Fifty-two years ago, Mylas Martin left the rolling dells of Pine Forge equipped with a superior education and a ferocious sense of destiny. He returned last week to the campus of the Pine Forge Academy near Pottstown, where he has become something of a symbol, to speak to the students about duty and diligence and faith and to help welcome the Rev. Charles Leo Cheatham. Mr. Cheatham was recently elected president of the Allegheny East Conference of the Seventh Day Adventist Church, and he will lead the 27,000-member organization from an office on the academy campus.
NEWS
July 2, 2000 | By Angela Valdez, INQUIRER SUBURBAN STAFF
John McGee, the incoming headmaster of St. Mary's Hall-Doane Academy, has a novel alternative to the morning commute. He plans to give students their first glimpse of the new boss as he arrives for the first day of school in a canoe. "I'm just going to paddle up the Delaware like the Indians did," he said. McGee, who got most of his education experience in the lake-rich state of Minnesota, predicts that the students will warm up after their initial reaction to the stunt. "The kids are going to say, 'Who's that dope?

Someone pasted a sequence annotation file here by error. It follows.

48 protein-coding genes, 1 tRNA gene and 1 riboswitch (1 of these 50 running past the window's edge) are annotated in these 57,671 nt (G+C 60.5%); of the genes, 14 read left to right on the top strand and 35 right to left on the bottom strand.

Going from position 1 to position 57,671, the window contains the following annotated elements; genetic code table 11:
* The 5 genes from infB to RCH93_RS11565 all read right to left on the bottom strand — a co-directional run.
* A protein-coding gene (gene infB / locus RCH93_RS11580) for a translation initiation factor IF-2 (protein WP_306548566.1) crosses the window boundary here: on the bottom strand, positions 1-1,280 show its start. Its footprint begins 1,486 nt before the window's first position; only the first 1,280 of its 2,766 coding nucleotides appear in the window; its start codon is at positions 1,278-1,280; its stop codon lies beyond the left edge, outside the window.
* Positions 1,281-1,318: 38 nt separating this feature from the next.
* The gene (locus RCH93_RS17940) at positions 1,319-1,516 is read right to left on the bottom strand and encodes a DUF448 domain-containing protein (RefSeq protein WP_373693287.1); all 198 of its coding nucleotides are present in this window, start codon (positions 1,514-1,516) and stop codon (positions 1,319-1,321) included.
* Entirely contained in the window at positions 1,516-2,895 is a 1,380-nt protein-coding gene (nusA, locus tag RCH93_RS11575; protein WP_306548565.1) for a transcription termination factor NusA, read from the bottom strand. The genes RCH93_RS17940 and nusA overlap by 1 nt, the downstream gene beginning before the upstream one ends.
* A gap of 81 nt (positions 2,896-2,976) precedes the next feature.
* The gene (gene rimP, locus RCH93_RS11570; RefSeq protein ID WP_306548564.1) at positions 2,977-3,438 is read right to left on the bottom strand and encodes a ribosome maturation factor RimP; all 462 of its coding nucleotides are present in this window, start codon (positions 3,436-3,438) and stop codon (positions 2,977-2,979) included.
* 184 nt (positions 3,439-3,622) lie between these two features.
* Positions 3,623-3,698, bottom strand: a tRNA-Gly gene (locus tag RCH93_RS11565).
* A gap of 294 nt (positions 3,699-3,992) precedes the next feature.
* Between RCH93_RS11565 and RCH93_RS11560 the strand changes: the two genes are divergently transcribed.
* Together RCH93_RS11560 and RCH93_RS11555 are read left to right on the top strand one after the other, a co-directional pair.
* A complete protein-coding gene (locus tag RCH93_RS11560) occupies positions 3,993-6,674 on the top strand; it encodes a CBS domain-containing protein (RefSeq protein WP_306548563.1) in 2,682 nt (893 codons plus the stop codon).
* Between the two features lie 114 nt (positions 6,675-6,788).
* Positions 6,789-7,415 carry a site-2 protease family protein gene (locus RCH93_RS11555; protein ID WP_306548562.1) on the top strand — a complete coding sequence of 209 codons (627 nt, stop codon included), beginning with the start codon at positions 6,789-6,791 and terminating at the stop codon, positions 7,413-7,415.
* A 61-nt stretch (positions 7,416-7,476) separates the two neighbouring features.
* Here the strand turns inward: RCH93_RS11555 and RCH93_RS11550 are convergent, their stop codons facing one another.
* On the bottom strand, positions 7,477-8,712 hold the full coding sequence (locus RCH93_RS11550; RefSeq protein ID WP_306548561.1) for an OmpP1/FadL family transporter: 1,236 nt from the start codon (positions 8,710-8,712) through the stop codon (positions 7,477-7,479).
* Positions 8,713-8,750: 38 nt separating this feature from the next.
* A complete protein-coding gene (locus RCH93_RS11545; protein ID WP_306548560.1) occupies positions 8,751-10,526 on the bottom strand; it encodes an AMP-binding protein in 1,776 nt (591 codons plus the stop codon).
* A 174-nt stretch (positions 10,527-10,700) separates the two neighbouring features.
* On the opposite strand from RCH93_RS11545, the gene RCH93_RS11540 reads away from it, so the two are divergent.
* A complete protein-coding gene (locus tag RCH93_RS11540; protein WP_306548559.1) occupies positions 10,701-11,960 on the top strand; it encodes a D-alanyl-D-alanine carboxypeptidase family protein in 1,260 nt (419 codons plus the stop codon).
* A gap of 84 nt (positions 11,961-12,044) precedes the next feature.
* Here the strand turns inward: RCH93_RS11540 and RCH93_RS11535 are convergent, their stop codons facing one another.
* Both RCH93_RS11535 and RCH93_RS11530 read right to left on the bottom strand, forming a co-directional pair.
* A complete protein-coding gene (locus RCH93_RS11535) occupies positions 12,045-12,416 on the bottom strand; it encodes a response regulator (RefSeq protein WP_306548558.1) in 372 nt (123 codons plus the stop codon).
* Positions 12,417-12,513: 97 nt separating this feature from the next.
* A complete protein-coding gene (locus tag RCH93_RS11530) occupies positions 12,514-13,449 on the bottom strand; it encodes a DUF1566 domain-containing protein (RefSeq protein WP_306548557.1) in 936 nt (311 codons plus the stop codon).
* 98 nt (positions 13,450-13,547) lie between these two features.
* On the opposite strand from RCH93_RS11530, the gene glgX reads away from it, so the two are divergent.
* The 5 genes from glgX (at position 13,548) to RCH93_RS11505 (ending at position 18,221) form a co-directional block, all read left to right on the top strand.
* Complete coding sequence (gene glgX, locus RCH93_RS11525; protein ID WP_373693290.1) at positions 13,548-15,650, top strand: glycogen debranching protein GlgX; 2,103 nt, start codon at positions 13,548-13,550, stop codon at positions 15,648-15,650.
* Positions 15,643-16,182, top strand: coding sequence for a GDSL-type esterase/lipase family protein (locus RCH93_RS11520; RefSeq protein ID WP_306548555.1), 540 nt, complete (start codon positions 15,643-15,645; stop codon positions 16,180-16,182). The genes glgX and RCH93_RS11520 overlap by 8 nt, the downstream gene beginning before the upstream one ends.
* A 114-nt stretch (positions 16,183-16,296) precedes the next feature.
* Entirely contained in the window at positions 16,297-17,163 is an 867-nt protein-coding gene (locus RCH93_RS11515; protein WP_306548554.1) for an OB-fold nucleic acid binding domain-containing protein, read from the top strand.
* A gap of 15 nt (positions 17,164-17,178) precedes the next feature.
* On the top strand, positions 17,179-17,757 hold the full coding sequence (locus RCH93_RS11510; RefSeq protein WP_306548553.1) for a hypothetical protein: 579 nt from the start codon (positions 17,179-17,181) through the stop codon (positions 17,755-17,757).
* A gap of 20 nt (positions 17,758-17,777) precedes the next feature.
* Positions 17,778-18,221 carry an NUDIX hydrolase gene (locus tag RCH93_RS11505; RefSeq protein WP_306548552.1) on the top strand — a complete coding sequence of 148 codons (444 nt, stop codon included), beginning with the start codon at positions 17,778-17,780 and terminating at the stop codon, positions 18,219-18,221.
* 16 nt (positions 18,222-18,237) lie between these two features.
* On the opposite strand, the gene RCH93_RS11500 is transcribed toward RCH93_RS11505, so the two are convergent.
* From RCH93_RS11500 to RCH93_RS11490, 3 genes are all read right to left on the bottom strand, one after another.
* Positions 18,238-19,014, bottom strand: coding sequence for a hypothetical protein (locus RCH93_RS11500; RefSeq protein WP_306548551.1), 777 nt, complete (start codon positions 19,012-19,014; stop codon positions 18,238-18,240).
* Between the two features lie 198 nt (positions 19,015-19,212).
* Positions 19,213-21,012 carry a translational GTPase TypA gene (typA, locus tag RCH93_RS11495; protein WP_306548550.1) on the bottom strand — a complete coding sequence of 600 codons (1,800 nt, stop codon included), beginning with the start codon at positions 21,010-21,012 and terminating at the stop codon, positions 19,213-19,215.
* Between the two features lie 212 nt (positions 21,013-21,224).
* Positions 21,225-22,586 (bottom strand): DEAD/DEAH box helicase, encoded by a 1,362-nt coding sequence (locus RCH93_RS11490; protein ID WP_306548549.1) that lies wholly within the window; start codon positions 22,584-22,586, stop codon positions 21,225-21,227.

NEWS
December 9, 1996 | By S. Joseph Hagenmayer, INQUIRER CORRESPONDENT
Mary Richards Hamill, 55, one of the first three women appointed to the 12-member New Jersey Tax Court, died of cancer Tuesday at her home in Lawrenceville, Mercer County. Judge Hamill, who served until her death, and two other women were named to the Tax Court by Gov. Florio in March 1993. The court hears appeals of rulings by county boards of taxation and the director of the state Division of Taxation on income, sales and business taxes. From 1980 until 1993, she was a deputy attorney general for state-tax litigation in the Attorney General's Office Division of Law. She was the chief of the financial section of that division from 1990 to 1993.